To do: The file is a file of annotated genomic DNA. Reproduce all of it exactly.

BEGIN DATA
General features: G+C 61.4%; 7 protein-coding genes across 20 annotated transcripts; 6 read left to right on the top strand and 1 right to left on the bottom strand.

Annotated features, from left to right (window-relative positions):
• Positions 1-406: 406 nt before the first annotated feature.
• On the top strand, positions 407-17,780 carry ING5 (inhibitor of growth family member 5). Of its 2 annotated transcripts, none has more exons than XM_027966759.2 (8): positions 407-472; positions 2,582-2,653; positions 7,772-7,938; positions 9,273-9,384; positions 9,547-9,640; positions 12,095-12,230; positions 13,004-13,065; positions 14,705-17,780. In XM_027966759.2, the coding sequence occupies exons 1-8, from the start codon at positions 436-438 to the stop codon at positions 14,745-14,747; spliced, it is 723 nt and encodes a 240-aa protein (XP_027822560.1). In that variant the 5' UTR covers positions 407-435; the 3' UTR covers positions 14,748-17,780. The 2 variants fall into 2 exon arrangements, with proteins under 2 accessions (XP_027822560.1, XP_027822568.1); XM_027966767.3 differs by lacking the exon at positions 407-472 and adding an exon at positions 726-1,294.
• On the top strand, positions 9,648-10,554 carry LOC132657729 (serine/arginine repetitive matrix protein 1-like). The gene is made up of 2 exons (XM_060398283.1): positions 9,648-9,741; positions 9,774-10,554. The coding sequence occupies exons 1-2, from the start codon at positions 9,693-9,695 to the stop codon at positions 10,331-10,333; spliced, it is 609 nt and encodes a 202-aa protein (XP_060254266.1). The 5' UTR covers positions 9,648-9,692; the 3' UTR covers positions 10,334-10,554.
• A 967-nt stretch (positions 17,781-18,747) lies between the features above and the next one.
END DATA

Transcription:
General features: G+C 61.4%; 7 protein-coding genes across 20 annotated transcripts; 6 read left to right on the top strand and 1 right to left on the bottom strand.

Annotated features, from left to right (window-relative positions):
• Positions 1-406: 406 nt before the first annotated feature.
• On the top strand, positions 407-17,780 carry ING5 (inhibitor of growth family member 5). Of its 2 annotated transcripts, none has more exons than XM_027966759.2 (8): positions 407-472; positions 2,582-2,653; positions 7,772-7,938; positions 9,273-9,384; positions 9,547-9,640; positions 12,095-12,230; positions 13,004-13,065; positions 14,705-17,780. In XM_027966759.2, the coding sequence occupies exons 1-8, from the start codon at positions 436-438 to the stop codon at positions 14,745-14,747; spliced, it is 723 nt and encodes a 240-aa protein (XP_027822560.1). In that variant the 5' UTR covers positions 407-435; the 3' UTR covers positions 14,748-17,780. The 2 variants fall into 2 exon arrangements, with proteins under 2 accessions (XP_027822560.1, XP_027822568.1); XM_027966767.3 differs by lacking the exon at positions 407-472 and adding an exon at positions 726-1,294.
• On the top strand, positions 9,648-10,554 carry LOC132657729 (serine/arginine repetitive matrix protein 1-like). The gene is made up of 2 exons (XM_060398283.1): positions 9,648-9,741; positions 9,774-10,554. The coding sequence occupies exons 1-2, from the start codon at positions 9,693-9,695 to the stop codon at positions 10,331-10,333; spliced, it is 609 nt and encodes a 202-aa protein (XP_060254266.1). The 5' UTR covers positions 9,648-9,692; the 3' UTR covers positions 10,334-10,554.
• A 967-nt stretch (positions 17,781-18,747) lies between the features above and the next one.